Boy on a Dolphin (Jean Negulesco, 1957) 🇺🇸

Boy on a Dolphin |

November 21, 2021

“I was nearly nine when I fell in love for the first time. I was swept away by a violent, all-consuming passion which totally poisoned my existence and almost cost me my life,” Romain Gary confessed to us in his childhood memoir. This is exactly what could have happened to you if your father had let you watch Boy on a Dolphin, whose deceptive cover led you to believe, as you were about to enter the teenage years, that it was a harmless story about a dolphin.  Arguing that it wasn’t suitable for your age, he offered you the consolation of Flipper the Dolphin, the amazing tale of a friendship between a boy and the adorable underwater mammal, a joyous creature and helper of humankind according to the Greeks.

Today it’s his birthday and you’d like to treat him. You’d really like to get away from the same old gifts, the inevitable tie, socks or beer glass. What about spoiling your incorrigibly nostalgic dad with this splendid poster which will plunge him into the past, when he felt the first pangs of love?

Because while a dolphin straddled by a funny little boy invites us to follow in its wake, our gaze is also troubled by the many appearances of the appealingly unclothed figure of the magnificent Sophia Loren.

The fact is that the film is not particularly concerned with dolphins, nor, you’ll be relieved to know, with sharks. The dolphin Loren finds is lying at the foot of a shipwreck and dates back to “Christ’s era” (quick, make the sign of the cross like she does when she finds out!). It’s a gift from heaven for the diver who survives by collecting sponges off the coast of the Greek island of Hydra along with her unscrupulous and lazy friend. The bronze dolphin ridden by a little boy in gold naturally becomes a highly coveted object. The film’s French title Ombres sous la Mer (Shadows under the sea) makes us fear the worst: storms stirred up by a vengeful Poseidon, jellyfish, deep-sea monsters about as friendly as Scylla and Charybdis swallowing up intrepid divers in the depths of the Aegean Sea. But no.

The dives are just an excuse to film the perfect lines of Loren’s body. Water is her element, land her hunting ground where she pursues men. With the grace of a dolphin, she teams up and falls in love with another diver (Alan Ladd, small in stature but a hugely gifted actor) who is eager to get his hands on both treasures (you can guess which ones!) and ends up achieving a double triumph, as we see at the bottom of the poster. Our lovely sponge diver is as beautiful when she’s dripping with water, like Botticelli’s Venus emerging from the waves (an image we can enjoy each time she gets back on the boat!) as when she’s dry, as she tries to seduce the American art dealer (Clifton Webb), a dishonest aesthete who doesn’t fall for her but whose elegant silhouette figures on the poster. Action, seduction, betrayal: the film takes us to the heart of an authentic Greece, beautifully filmed and shot in Cinemascope, the ideal format to display the country’s fascinating underwater treasures and glorious past. As well as the Parthenon, which we recognise on the poster, we get to take a makeshift lift up the monastery perched on top of the Meteora, experience the extraordinary acoustics of an amphitheatre and admire the athletic bodies of Greek statues.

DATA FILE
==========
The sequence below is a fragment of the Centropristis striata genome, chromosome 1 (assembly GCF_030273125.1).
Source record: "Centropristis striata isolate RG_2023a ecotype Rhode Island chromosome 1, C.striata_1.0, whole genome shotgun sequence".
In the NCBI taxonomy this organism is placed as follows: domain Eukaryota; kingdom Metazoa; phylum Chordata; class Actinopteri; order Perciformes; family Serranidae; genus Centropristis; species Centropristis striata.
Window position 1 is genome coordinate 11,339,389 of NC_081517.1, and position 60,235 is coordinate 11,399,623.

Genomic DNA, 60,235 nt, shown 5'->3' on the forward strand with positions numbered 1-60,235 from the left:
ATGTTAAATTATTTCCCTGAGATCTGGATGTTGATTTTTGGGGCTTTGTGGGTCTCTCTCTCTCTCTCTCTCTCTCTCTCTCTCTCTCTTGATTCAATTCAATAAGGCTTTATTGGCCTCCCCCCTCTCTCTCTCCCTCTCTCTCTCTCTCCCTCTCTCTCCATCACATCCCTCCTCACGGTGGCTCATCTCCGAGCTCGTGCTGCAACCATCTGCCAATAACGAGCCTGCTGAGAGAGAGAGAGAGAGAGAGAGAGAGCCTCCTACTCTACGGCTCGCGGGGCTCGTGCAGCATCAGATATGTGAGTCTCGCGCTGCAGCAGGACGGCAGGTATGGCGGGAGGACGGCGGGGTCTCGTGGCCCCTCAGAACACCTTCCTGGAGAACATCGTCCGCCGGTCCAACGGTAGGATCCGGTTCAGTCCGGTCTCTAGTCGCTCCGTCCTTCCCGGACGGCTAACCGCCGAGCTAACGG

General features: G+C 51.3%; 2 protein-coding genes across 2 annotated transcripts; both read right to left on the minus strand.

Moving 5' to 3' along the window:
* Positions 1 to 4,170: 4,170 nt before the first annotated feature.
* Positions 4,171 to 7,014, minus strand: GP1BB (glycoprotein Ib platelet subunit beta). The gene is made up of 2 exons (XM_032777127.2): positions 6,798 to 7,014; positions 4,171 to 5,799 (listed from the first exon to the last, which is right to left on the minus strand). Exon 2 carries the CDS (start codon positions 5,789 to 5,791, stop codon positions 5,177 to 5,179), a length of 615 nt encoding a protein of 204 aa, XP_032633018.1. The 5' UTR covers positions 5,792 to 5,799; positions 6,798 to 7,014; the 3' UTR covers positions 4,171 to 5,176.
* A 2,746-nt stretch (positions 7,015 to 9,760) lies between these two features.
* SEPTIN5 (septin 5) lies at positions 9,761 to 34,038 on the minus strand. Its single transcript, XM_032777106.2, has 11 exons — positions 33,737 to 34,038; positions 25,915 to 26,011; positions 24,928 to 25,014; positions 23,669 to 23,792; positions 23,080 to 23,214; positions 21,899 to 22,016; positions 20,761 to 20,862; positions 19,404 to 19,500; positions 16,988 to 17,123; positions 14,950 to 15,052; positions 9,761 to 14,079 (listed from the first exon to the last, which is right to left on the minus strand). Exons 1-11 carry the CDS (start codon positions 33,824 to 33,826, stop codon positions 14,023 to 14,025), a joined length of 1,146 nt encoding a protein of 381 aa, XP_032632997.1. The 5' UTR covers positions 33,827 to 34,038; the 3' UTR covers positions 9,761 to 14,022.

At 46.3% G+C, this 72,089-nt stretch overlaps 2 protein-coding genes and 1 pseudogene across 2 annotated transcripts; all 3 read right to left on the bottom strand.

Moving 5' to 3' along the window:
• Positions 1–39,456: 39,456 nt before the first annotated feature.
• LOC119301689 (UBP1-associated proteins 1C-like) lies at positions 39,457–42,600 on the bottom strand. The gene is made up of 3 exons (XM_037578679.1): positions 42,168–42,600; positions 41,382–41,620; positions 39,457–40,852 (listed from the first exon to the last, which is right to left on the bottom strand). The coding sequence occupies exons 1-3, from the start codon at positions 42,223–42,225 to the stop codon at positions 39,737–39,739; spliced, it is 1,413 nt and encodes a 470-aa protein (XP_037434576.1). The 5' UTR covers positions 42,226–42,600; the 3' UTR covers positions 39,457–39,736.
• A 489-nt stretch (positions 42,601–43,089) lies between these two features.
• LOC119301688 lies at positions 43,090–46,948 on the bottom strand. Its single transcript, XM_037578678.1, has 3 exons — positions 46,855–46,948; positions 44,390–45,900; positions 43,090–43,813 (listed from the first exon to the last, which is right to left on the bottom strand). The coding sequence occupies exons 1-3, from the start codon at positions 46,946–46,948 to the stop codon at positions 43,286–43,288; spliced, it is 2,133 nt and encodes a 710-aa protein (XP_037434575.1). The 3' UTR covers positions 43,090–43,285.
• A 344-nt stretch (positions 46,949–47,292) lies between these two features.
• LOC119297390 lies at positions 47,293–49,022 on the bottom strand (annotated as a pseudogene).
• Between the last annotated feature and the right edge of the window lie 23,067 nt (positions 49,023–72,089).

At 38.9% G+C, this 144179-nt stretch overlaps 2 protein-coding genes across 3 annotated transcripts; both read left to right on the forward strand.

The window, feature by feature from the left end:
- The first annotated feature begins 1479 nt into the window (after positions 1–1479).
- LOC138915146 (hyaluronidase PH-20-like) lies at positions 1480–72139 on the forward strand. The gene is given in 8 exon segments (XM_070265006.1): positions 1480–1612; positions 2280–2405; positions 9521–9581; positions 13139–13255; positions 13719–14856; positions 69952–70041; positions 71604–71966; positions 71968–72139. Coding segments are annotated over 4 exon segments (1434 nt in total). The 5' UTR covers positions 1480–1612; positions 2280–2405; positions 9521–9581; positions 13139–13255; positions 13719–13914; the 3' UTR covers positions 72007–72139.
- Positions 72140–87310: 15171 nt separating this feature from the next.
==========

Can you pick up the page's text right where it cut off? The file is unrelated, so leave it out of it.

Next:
With its horse rides, chases and dives, the poster takes our breath away. So it’s restful to sit down at a table (bottom left) and listen to a love song performed by Loren, who mimes (as well as speaking English in the film she wasn’t going to learn Greek too!) the famous “Ti ein afto pou to lene agape” (“what does the word love mean”) which we find ourselves humming long after we’ve finished watching the film. Equally at ease in the water and on firm ground, her talents as a dancer are indisputable, as her performances of Sirtaki testify. This role might not be to the liking of US lovers of champagne and caviar, but they can see her here in all her glory as a wild princess who eats men – and kopanisti – for breakfast.

This untameable creature is no doubt worthy of a place on the back of a dolphin, just like everyone else who deserves victory. Time for you to be bold and hop on – put this poster in your basket and make your father very happy!

Check out the French version of this article.